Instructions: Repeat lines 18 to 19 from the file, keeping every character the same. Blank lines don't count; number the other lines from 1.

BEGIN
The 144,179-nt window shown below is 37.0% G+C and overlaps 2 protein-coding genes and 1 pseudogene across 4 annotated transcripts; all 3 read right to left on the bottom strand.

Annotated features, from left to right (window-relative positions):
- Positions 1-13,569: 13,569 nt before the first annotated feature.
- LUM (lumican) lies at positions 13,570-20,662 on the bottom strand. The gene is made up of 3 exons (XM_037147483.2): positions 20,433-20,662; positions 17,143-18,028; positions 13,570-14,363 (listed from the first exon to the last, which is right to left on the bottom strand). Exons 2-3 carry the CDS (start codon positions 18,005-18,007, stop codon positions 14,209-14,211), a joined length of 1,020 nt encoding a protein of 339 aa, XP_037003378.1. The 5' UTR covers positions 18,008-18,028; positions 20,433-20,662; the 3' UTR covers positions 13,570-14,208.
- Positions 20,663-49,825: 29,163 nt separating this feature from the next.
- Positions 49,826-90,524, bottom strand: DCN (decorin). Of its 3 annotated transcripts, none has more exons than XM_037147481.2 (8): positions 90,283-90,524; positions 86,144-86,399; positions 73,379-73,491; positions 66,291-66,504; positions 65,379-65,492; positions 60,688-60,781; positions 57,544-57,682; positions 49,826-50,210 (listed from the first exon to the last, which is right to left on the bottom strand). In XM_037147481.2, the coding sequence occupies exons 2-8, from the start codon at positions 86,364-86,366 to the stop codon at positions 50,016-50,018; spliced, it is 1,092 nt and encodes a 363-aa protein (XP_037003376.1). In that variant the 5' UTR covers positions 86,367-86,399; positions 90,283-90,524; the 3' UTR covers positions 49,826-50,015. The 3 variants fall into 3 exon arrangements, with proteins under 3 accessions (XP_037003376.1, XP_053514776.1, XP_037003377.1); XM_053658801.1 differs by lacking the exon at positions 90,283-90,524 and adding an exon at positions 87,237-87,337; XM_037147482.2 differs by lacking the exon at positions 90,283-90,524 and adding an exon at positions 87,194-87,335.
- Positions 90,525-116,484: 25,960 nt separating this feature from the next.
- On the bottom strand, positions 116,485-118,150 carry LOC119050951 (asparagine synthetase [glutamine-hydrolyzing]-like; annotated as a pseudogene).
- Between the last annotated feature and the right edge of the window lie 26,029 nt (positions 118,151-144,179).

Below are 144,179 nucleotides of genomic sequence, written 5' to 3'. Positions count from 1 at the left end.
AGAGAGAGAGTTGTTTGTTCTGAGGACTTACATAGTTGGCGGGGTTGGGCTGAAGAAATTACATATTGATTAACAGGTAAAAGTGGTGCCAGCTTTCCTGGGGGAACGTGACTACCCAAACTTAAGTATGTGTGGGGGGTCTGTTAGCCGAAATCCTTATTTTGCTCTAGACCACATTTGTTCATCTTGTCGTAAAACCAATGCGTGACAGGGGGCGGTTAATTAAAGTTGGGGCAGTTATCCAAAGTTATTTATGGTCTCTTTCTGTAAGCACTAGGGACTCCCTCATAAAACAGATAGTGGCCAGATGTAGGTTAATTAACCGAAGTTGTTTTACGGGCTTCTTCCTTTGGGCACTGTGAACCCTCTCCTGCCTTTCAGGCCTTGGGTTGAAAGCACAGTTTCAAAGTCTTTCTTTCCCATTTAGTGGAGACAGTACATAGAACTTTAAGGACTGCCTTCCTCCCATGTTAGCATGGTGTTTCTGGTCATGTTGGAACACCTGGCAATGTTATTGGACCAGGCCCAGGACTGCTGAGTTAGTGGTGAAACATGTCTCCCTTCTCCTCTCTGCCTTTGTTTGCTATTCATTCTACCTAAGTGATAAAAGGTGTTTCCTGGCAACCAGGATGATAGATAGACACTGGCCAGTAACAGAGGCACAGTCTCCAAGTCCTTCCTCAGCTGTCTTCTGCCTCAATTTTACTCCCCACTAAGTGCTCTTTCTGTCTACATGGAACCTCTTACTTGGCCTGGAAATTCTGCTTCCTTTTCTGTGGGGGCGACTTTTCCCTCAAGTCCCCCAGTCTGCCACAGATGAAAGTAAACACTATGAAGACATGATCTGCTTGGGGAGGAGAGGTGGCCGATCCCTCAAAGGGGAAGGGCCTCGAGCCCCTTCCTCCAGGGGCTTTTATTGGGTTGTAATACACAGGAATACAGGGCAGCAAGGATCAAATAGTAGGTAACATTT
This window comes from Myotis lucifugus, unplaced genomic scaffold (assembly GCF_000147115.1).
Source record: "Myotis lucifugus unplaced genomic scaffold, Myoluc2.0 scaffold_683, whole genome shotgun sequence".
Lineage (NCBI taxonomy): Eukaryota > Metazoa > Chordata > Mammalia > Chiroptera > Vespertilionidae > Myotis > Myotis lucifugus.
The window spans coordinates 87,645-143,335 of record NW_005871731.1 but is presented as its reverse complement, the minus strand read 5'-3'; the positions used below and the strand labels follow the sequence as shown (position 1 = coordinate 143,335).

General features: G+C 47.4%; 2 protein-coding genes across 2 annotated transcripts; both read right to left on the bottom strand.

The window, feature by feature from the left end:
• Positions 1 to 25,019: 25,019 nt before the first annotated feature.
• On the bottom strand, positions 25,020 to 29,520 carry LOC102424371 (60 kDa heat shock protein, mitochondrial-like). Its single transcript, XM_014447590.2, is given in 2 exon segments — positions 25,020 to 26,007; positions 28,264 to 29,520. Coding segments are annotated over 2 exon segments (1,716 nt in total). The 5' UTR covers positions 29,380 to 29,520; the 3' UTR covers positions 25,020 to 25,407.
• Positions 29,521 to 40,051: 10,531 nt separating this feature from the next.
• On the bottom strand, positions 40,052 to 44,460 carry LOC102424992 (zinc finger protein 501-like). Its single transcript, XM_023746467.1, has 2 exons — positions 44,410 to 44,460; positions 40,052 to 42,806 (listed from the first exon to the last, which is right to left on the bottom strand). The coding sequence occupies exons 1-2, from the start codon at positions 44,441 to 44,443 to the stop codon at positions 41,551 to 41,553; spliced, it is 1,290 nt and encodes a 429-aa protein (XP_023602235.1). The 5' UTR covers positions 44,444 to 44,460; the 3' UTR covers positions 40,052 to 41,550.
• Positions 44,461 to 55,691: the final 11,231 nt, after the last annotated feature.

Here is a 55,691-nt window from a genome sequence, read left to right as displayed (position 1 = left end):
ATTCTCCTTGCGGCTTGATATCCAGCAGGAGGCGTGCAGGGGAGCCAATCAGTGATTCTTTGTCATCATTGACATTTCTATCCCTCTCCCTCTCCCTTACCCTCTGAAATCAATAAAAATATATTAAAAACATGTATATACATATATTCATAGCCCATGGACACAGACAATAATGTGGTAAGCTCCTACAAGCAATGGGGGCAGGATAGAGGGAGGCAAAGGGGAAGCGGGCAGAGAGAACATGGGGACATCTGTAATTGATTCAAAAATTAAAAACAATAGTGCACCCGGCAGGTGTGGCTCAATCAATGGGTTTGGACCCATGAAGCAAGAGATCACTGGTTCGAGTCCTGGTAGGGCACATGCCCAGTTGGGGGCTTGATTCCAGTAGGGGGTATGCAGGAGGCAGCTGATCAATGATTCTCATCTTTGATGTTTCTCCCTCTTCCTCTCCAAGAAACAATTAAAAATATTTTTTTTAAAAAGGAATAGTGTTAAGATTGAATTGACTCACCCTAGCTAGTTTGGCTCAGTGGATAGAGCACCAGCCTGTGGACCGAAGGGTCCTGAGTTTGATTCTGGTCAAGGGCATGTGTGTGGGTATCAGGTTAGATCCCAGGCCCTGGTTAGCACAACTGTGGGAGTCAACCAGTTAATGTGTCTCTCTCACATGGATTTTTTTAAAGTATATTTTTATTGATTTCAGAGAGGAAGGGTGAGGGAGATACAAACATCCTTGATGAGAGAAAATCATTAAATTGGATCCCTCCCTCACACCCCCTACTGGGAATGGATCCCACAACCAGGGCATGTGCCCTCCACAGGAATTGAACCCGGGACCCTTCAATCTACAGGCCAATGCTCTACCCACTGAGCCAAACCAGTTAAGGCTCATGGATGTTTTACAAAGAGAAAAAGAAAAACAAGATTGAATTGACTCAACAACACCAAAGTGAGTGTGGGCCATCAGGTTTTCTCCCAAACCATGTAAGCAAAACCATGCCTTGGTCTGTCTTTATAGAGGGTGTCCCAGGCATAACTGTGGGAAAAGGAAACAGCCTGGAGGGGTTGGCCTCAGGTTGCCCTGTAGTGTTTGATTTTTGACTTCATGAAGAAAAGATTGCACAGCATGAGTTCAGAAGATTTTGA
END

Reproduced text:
• Positions 1 to 25,019: 25,019 nt before the first annotated feature.
• On the bottom strand, positions 25,020 to 29,520 carry LOC102424371 (60 kDa heat shock protein, mitochondrial-like). Its single transcript, XM_014447590.2, is given in 2 exon segments — positions 25,020 to 26,007; positions 28,264 to 29,520. Coding segments are annotated over 2 exon segments (1,716 nt in total). The 5' UTR covers positions 29,380 to 29,520; the 3' UTR covers positions 25,020 to 25,407.